One of the design criteria for composite slabs is the resistance to vertical shear, and although not traditionally critical some very conservative design models were used. Recently however as a consequence of modified loading arrangements in the Eurocodes and heavier loading requirements by clients, shear resistance has become a serious factor in many failure design scenarios when using trapezoidal type composite decks.
Implementing the shear model into ComFlor® software
In order to overcome this, Tata Steel has developed a new enhanced vertical shear resistance model for composite slabs when using ComFlor® 60 and ComFlor® 80. Practical test work conducted at Imperial College, London was used to validate the new model, which was then assessed by the Steel Construction Institute, and implemented into our latest ComFlor® 9 V34 design software.
The new design model explained
As illustrated in Figure 1 below, there are potentially three components contributing to the vertical shear resistance that can be summed to given a total resistance:
The first component is the concrete rib, area I. Traditionally the shear resistance is calculated based on the concrete rib without shear reinforcement in accordance with BS EN 1992-1-1; 6.2.2. For simplicity the actual cross-section of the rib is replaced by a rectangular cross-section of concrete with width equal to the average width of the rib and height equal to the distance between the either the profile centroid or rib reinforcement and the top of the concrete. For conformity with the Eurocodes it is necessary to use this model. The reinforcement is assumed to be fully anchored (100% effective). This is a more liberal assumption than in the BS EN 1992-1-1. On the other hand the contribution of the steel sheet is conservatively neglected.
Using this traditional method, in most composite slab cases, the profile itself is used to ‘activate’ the concrete rib. Any additional trough reinforcement required for say flexural enhancement does not give any more shear resistance contribution. This is because the rho1 value as given below usually exceeds the 0.02 limit even with just the profile cross section area itself.
However, when using the new model, to activate all three components, rib reinforcement is needed to activate the concrete rib resistance which then allows the deck to also contribute.
The second component shown as area II is the shear resistance generated from the decking profile which is not covered by BS EN 1992. Figure 2 shows the typical web geometry for our ComFlor® 60 profile. The model is based on the assumption that the contribution to the vertical shear resistance per web is equal to the vertical component of the shear yield resistance Vlu of the part of web between the radii (hℓ), so that Vlu = hℓ. tp. fy/√3. The additional contribution to the vertical shear resistance per m slab width is:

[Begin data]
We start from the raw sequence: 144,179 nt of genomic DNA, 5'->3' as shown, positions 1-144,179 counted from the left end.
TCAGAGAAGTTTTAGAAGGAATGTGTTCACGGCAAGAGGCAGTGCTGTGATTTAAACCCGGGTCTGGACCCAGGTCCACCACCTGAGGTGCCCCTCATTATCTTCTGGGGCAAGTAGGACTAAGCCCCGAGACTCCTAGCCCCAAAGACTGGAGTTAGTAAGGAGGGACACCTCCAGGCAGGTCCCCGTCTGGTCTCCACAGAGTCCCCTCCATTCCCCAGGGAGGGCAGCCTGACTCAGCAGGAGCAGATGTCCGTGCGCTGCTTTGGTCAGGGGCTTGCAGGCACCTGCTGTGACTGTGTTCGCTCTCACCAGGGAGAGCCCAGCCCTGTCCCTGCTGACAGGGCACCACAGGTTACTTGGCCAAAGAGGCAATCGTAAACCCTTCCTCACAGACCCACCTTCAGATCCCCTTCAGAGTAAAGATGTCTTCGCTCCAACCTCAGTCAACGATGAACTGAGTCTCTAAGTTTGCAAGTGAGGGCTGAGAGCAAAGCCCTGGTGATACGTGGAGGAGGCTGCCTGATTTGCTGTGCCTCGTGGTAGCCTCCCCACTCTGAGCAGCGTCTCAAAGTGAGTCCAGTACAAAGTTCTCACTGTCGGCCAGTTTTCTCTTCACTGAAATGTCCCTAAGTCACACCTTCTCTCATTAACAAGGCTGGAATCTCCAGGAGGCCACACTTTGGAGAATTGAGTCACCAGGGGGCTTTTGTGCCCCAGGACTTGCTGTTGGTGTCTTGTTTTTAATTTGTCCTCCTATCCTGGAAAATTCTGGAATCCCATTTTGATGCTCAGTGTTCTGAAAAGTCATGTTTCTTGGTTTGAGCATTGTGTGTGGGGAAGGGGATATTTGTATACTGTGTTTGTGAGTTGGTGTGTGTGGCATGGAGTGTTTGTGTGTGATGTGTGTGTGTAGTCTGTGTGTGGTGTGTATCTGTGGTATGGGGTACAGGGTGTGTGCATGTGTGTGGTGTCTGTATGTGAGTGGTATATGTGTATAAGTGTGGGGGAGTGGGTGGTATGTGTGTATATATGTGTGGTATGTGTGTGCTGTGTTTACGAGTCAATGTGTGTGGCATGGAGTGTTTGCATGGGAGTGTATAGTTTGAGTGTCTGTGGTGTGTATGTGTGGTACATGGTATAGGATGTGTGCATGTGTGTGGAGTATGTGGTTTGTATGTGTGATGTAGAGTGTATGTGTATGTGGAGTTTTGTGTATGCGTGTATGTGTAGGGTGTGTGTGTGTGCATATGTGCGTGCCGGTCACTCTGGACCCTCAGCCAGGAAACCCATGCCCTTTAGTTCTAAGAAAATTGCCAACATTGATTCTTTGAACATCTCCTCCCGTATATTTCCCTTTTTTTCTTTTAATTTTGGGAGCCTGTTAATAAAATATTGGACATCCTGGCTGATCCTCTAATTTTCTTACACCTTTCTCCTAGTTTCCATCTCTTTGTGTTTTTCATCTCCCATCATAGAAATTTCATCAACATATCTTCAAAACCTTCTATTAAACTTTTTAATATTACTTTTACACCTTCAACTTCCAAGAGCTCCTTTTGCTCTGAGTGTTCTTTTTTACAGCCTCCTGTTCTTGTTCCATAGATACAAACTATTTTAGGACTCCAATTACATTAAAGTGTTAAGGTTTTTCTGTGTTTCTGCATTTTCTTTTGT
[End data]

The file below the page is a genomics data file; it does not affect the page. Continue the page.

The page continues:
VRd,p = ((1000/300mm pitch) x 2 webs per rib) x Vlu x cos23°
The third component is the additional shear resistance generated from the concrete above the flange of the deck between the concrete ribs, as shown in Figure 3, again, not covered by traditional BS EN 1992 method.
The shear resistance capacity of this particular area is calculated the same method as for the first component but by utilising a second layer of mesh. The conventional single mesh layer is generally required for anti-crack control, fire resistance, and composite beam requirements etc. The second layer is then required to activate the third component of concrete flange resistance.
The benefits for designers
The new model shows that the rules in BS EN 1994 with the reference to BS EN 1992 do not give sufficient detailed information for a realistic determination of the vertical shear resistance. If for the ribs the rules in BS EN 1992 are applied with simplified assumption that the reinforcement is fully effective, the contribution to the vertical shear resistance is still underestimated. Use of rib reinforcement is essential for contribution of the rib, and that the steel deck gives a considerable contribution to the vertical shear resistance of the composite slab. As a result of the new model, the vertical shear resistance of ComFlor® 60 for example can be increased by nearly 3.5-times as much as the traditional code calculation. This clearly demonstrates the advantages achieved using the latest ComFlor® 9 design software when required to deal with the above mentioned heavier loading requirements set by designers.
For further information on vertical shear resistance, please contact Mark Davies (BEng Hons MRes), Tata Steel:
T:+44 (0) 1244 892131
For information on our ComFlor® composite floor decking range, please contact:
T: +44 (0) 1244 892199